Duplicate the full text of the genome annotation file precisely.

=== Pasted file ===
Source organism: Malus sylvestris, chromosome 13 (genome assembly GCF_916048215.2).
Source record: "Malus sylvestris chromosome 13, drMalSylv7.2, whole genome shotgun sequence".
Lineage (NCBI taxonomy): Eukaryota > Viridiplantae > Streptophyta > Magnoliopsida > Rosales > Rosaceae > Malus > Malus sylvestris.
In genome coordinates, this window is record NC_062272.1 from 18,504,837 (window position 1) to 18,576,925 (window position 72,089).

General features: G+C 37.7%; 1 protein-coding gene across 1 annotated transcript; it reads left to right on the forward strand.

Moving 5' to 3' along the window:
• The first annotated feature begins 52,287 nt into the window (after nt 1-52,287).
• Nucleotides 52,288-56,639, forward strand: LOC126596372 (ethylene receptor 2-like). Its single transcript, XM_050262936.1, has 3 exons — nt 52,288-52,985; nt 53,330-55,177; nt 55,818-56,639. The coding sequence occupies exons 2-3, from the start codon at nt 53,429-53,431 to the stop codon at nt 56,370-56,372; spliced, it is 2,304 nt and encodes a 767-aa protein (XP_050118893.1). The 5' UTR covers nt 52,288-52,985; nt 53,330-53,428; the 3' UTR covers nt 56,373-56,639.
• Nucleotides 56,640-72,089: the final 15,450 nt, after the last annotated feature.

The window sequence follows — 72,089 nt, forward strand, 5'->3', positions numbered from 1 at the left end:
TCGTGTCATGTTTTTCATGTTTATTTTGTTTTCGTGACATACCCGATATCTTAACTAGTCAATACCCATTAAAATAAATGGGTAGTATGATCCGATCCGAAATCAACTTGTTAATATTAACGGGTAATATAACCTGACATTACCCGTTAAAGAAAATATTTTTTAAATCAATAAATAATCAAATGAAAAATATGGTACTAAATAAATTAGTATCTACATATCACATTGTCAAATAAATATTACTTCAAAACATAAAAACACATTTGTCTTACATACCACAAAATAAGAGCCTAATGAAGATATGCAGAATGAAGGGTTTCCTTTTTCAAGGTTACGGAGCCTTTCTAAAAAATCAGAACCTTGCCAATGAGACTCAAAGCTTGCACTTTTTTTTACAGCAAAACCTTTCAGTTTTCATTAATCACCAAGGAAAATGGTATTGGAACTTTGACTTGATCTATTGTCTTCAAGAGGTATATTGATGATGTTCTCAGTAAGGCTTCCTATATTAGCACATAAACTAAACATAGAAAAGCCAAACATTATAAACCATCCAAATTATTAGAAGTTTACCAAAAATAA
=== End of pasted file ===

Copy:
Source organism: Malus sylvestris, chromosome 13 (genome assembly GCF_916048215.2).
Source record: "Malus sylvestris chromosome 13, drMalSylv7.2, whole genome shotgun sequence".
Lineage (NCBI taxonomy): Eukaryota > Viridiplantae > Streptophyta > Magnoliopsida > Rosales > Rosaceae > Malus > Malus sylvestris.
In genome coordinates, this window is record NC_062272.1 from 18,504,837 (window position 1) to 18,576,925 (window position 72,089).

General features: G+C 37.7%; 1 protein-coding gene across 1 annotated transcript; it reads left to right on the forward strand.

Moving 5' to 3' along the window:
• The first annotated feature begins 52,287 nt into the window (after nt 1-52,287).
• Nucleotides 52,288-56,639, forward strand: LOC126596372 (ethylene receptor 2-like). Its single transcript, XM_050262936.1, has 3 exons — nt 52,288-52,985; nt 53,330-55,177; nt 55,818-56,639. The coding sequence occupies exons 2-3, from the start codon at nt 53,429-53,431 to the stop codon at nt 56,370-56,372; spliced, it is 2,304 nt and encodes a 767-aa protein (XP_050118893.1). The 5' UTR covers nt 52,288-52,985; nt 53,330-53,428; the 3' UTR covers nt 56,373-56,639.
• Nucleotides 56,640-72,089: the final 15,450 nt, after the last annotated feature.

The window sequence follows — 72,089 nt, forward strand, 5'->3', positions numbered from 1 at the left end:
TCGTGTCATGTTTTTCATGTTTATTTTGTTTTCGTGACATACCCGATATCTTAACTAGTCAATACCCATTAAAATAAATGGGTAGTATGATCCGATCCGAAATCAACTTGTTAATATTAACGGGTAATATAACCTGACATTACCCGTTAAAGAAAATATTTTTTAAATCAATAAATAATCAAATGAAAAATATGGTACTAAATAAATTAGTATCTACATATCACATTGTCAAATAAATATTACTTCAAAACATAAAAACACATTTGTCTTACATACCACAAAATAAGAGCCTAATGAAGATATGCAGAATGAAGGGTTTCCTTTTTCAAGGTTACGGAGCCTTTCTAAAAAATCAGAACCTTGCCAATGAGACTCAAAGCTTGCACTTTTTTTTACAGCAAAACCTTTCAGTTTTCATTAATCACCAAGGAAAATGGTATTGGAACTTTGACTTGATCTATTGTCTTCAAGAGGTATATTGATGATGTTCTCAGTAAGGCTTCCTATATTAGCACATAAACTAAACATAGAAAAGCCAAACATTATAAACCATCCAAATTATTAGAAGTTTACCAAAAATAA